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Before the pandemic, the healthcare sector was a prime target for cybercriminals. But the rise of remote work has only increased vulnerability
In the year 2020, a virus swept the globe, forcing the world’s population to seek shelter at home. Scientists worked day and night to find a vaccine as the world’s economies start to collapse. Less than two years ago this might have seemed like the start of a Hollywood blockbuster, but sadly, this is the world we now inhabit.
Global healthcare has faced unprecedented challenges, and on top of the daily demands professionals face, the need to double down on cybersecurity efforts and comply with the Health Insurance Portability and Accountability Act (HIPAA) has never been greater. Before the pandemic, the healthcare sector was a prime target for cybercriminals. But the rise of remote work has only increased vulnerability.
An insider threat might be a current or former employee. They might work for a supplier, a third party or they could a visitor at an employee’s home. Protected Health Information (PHI) is a valuable asset, and in the wrong hands, sensitive data can be easily sold to the highest bidder on a dark web hackers forum. What can be done to reduce the threat of an insider perpetrating accidental or deliberate harm during these challenging times?
How Has COVID-19 Changed the Insider Threat?
The past year has created many new challenges. Most originate from organizations requiring remote work during periods of lockdown. In March 2020, healthcare organizations transitioned large numbers of employees to work-from-home status, non-essential treatment was canceled, and many patients were only offered teleconferencing appointments with front-line medical personnel.
This abrupt change may have increased the risk of non-compliance, unauthorized PHI disclosures, fraud, and the increased likelihood of a data breach, simply because so much more data was now leaving the enterprise perimeter. The pandemic has also fast-tracked many healthcare organizations’ cloud migration strategy, which has created several challenges for securing new cloud platforms quickly.
Employee complacency or ignorant insider’s actions could result in a data breach. Some cloud tools that were implemented urgently at the start of the pandemic, such as cloud storage, may have been misconfigured. Cloud storage creates an offsite copy of any data, data that can be shared with ease to anyone with an internet connection. Unfortunately, the majority of the publicly available services are not HIPAA compliant. Instead, they increase the attack surface of the business.
Only outsourcing to a HIPAA-compliant cloud provider can guarantee a quick turnaround to PHI protections. No matter the urgency caused by implementing business continuity planning, covered entities, and business associates still have a duty to uphold the integrity of patient data.
How Can HIPAA Business Associates Mitigate the Insider Threat?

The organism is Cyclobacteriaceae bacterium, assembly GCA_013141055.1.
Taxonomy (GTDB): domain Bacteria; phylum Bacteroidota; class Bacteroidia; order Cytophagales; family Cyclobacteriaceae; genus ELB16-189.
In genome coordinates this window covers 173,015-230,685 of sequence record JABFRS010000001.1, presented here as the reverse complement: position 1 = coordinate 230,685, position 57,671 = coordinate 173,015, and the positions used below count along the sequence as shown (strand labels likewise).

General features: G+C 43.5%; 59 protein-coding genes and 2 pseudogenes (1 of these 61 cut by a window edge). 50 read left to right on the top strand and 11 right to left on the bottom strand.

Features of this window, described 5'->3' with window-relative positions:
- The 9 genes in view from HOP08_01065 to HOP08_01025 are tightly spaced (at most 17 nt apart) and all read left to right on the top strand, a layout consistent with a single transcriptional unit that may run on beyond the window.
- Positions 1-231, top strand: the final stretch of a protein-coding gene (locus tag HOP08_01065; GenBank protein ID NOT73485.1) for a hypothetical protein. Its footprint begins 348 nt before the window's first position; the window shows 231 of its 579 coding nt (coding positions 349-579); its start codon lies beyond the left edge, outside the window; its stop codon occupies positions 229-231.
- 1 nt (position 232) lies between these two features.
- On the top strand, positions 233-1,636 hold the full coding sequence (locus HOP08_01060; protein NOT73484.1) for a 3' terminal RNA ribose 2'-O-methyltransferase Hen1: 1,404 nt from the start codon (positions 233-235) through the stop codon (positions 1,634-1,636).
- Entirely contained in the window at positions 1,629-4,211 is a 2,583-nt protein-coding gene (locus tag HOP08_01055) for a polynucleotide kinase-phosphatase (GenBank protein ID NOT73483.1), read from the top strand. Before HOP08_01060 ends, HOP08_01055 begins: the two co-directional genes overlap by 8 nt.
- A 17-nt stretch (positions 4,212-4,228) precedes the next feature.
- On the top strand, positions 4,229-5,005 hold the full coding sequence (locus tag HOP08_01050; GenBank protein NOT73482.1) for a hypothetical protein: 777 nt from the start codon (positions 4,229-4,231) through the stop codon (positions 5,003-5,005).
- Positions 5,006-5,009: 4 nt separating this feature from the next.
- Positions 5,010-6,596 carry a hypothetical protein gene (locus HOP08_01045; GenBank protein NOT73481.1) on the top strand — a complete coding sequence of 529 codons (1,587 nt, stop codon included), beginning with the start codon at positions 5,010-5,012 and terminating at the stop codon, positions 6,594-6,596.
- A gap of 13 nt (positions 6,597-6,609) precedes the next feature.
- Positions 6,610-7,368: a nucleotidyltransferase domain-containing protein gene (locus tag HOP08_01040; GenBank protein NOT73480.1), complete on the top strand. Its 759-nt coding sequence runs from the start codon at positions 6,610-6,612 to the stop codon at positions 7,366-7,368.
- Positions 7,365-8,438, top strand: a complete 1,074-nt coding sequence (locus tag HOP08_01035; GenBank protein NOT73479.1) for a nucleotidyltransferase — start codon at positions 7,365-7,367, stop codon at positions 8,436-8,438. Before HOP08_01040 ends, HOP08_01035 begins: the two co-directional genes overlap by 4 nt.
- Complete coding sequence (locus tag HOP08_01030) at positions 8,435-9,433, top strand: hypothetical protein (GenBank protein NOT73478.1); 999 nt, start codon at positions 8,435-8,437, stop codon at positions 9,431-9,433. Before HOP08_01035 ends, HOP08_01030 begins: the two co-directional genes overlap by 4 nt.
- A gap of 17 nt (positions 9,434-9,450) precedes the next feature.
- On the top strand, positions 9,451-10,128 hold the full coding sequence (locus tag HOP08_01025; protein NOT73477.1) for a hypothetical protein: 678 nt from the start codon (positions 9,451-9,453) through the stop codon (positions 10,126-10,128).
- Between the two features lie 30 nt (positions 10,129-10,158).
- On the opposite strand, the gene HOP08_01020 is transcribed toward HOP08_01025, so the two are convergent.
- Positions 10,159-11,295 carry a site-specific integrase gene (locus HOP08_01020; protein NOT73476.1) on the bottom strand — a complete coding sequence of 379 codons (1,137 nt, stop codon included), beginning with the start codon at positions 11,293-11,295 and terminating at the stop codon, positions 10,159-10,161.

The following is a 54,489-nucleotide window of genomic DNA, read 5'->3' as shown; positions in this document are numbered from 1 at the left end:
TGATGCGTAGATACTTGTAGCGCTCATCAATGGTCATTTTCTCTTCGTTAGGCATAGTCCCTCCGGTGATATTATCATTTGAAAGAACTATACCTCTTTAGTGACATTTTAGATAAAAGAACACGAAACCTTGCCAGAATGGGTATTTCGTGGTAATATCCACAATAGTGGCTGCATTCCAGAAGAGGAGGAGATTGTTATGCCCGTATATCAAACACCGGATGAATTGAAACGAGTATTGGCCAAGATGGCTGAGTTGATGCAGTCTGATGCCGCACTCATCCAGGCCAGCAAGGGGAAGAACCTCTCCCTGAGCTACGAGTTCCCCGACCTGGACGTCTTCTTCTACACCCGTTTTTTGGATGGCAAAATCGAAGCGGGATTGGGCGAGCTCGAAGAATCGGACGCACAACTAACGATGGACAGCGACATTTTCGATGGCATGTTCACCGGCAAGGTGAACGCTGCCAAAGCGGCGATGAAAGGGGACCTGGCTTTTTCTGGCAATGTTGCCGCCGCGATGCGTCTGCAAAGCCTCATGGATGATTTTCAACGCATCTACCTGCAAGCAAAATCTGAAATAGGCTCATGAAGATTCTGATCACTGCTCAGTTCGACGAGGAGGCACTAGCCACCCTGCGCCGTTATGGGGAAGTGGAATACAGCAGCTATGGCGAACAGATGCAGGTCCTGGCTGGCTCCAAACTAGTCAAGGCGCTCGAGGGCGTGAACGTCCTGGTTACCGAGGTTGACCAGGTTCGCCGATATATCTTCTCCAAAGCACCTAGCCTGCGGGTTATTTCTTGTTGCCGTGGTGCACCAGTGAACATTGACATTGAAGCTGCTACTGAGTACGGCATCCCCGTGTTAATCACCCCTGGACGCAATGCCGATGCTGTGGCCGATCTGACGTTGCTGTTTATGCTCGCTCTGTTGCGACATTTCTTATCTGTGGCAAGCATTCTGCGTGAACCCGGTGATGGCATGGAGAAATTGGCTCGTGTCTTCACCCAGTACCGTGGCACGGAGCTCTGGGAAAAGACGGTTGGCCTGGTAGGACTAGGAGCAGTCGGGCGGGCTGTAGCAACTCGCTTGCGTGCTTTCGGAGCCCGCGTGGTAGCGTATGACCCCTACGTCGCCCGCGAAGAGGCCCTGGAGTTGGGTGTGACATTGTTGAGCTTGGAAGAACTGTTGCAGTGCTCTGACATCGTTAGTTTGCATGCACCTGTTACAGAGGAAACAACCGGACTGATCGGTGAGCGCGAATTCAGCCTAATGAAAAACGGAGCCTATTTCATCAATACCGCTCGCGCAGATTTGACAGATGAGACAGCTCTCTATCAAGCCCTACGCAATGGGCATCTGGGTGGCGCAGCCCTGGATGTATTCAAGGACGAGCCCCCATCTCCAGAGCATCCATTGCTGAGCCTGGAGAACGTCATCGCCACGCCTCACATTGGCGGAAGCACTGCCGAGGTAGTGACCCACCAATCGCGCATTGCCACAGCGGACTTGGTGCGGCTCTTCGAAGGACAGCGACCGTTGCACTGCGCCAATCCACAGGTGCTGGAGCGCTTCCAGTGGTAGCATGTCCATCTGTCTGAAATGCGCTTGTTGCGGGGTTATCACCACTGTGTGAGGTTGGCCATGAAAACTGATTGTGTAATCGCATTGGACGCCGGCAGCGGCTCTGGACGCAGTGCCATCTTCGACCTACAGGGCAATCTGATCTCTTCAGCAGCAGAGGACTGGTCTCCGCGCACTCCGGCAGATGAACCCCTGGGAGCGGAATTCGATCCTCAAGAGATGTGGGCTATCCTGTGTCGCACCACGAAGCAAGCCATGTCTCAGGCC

Data exfiltration is a big concern for the healthcare sector, and outsourcing IT services to a HIPAA compliant hosting business associate is an easy win to avoid the insider threat. Business associates work with the healthcare provider to identify in-scope PHI data and the flow of data around the business. Outsourcing to a provider that encrypts data at rest and in transit will limit the exposure if data is compromised.
Coming to grips with your organization’s mobile device strategy and consider denying access to mobile phones, USB sticks, or portable hard disks when plugged into business assets. Only grant access to personnel that must use these devices, such as computer engineers.
Your provider may offer additional managed services that provide a detailed logging analysis, or tools to scan event logs, network logs, and so on. Set up processes that kick in immediately when an employee leaves the business, locking their user account immediately, disabling any VPN connections, and blocking access to HIPAA-compliant applications is a good start. It is also best to be proactive and become familiar with the details of healthcare development applications.
To conclude, there is no doubt that the insider threat is very difficult to manage. However, many steps can be taken to minimize the risk and maintain HIPAA compliance. Security controls should be robust without being intrusive to legitimate end-users, but tight controls are needed on any system that touches PHI. PHI must not be altered or deleted without the appropriate authorization, and technical safeguards can be introduced to substantiate this approach.
Encrypting all PHI is a great start. Securing user access with TLS certificates and an encrypted VPN connection will help, and having a technical solution that blocks users from plugging in personal devices into laptops, servers, and medical devices will protect against data theft. Combining all these solutions with an education program will put your organization on the front foot to combat the insider threat.
About the Author
Rich Bailey is the lead IT consultant and frequent blogger for Atlantic.Net, with 20 years of experience in Linux, Cloud, automation, and infrastructure, as well as code. He is a graduate of the University of Bradford, England.